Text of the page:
This week up to 40 students from the University of Sydney will take part in a design-athon to mastermind new products and technology that could help improve the lives of people living with a disability.
Enabled by Design-athon is run by Remarkable, a division of Cerebral Palsy Alliance with support from the NSW Department of Family and Community Services, and hosted in the University’s Faculty of Architecture, Design and Planning from 31 March to 2 April 2016.
A large student contingent from the Faculty’s design computing, interaction design and electronic arts, and architecture programs will participate in the 2 ½ day voluntary workshop.
The students will join designers, engineers, creatives, entrepreneurs and disability services professionals from across Sydney to make up the 110 participants taking part in the design challenge.
Associate Professor Martin Tomitsch, Head of the Design Lab at the University of Sydney says the design-athon is a great opportunity for students to apply the skills they learn in their degree in real projects, and to use design to make a difference to the lives of people with disabilities.
Technology can be an enabler and a hindrance for people living with a disability, but coming up with human-centred designs and products can greatly improve access for these people in our community. This is how our students are taught to think in the design-making process.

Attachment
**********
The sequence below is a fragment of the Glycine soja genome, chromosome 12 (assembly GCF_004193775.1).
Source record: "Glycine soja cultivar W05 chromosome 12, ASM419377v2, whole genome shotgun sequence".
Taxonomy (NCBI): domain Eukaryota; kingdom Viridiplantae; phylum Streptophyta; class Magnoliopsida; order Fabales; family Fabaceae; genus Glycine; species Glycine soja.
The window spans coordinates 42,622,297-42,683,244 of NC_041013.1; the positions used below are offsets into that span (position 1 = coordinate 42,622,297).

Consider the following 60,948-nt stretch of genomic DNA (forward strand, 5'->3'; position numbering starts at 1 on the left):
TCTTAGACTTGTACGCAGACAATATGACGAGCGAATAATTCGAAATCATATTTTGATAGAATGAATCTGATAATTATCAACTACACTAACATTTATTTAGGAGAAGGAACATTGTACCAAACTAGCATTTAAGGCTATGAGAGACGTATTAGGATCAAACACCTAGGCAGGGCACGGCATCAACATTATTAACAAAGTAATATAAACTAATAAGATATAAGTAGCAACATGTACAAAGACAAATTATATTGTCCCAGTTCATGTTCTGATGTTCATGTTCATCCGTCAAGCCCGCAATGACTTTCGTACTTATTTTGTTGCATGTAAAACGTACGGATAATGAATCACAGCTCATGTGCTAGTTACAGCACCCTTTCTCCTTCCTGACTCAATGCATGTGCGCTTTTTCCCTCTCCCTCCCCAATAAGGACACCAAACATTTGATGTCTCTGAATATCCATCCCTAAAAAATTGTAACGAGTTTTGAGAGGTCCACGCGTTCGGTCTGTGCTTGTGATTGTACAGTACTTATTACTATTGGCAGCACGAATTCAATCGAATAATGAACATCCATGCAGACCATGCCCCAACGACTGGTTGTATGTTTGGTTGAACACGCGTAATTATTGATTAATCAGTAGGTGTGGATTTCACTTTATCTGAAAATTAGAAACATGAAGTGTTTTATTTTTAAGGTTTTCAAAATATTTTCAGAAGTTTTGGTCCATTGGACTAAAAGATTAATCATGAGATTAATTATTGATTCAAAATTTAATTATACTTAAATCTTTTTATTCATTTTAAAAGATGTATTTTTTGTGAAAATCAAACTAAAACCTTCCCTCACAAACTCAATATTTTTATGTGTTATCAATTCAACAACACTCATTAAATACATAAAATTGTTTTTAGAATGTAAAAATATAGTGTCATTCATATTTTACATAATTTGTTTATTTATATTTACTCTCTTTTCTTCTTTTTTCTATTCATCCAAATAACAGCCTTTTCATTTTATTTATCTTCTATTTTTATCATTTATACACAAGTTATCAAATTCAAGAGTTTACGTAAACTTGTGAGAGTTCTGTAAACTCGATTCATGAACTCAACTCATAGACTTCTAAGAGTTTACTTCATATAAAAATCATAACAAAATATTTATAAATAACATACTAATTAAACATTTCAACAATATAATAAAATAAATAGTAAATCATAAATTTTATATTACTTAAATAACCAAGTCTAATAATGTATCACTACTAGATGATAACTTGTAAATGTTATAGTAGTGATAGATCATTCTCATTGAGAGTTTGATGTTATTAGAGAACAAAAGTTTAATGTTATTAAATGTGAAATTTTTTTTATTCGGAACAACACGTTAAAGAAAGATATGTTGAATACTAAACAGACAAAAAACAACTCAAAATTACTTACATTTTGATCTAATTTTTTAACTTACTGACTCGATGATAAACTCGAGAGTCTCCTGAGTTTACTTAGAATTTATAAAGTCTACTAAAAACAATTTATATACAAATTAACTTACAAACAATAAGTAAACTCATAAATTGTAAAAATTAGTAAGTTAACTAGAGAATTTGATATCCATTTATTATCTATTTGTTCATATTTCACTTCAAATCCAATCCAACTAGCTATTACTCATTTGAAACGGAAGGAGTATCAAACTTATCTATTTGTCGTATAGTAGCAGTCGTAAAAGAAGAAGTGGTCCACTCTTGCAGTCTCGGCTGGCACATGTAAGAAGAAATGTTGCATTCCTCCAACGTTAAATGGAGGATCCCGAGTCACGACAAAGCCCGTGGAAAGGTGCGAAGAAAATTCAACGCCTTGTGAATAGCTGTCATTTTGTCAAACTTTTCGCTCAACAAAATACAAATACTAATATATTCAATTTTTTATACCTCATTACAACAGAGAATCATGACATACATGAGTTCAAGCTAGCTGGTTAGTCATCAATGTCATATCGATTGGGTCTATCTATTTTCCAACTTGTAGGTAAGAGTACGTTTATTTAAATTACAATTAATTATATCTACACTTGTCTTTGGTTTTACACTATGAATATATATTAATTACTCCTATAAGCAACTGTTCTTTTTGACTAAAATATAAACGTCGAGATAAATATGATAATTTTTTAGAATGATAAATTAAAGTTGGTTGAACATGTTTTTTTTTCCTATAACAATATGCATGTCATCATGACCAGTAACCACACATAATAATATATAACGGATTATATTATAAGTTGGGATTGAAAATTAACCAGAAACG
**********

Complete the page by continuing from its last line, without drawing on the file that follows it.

Peter Horsley, Founder of Remarkable, says the workshop will demonstrate how inclusive technology can transform the life of a person with a disability - with empathy the starting point of all good design.
“Disability doesn’t have to be a special category of design – it can be a lens we look through to design better for everyone. We are excited to be partnering with the University of Sydney to practically demonstrate this to students, designers, makers and creators,” said Peter Horsley.
During the event, 11 teams will work through different issues that will shape the designs and prototypes for new products, services, systems and technology to assist people with varying disabilities.
Three organisations, Ability Mate, Makers Place Inc and Me3D, will create a mini prototyping lab at the workshop. A team of inventors and industrial designers will also be on hand to help teams turn their designs into prototypes using 3D printers and scanners and digital-cutting tools.
Enabled by Design originated in London in 2012. Similar events followed in Washington DC in 2013 and in Sydney in 2014. Enabled by Design-athon returns to Sydney for the second time.
The University of Sydney is a lead partner in the new Digital Health Cooperative Research Centre (DHCRC) announced today by Senator the Hon. Zed Seselja, Assistant Minister for Science, Jobs and Innovation.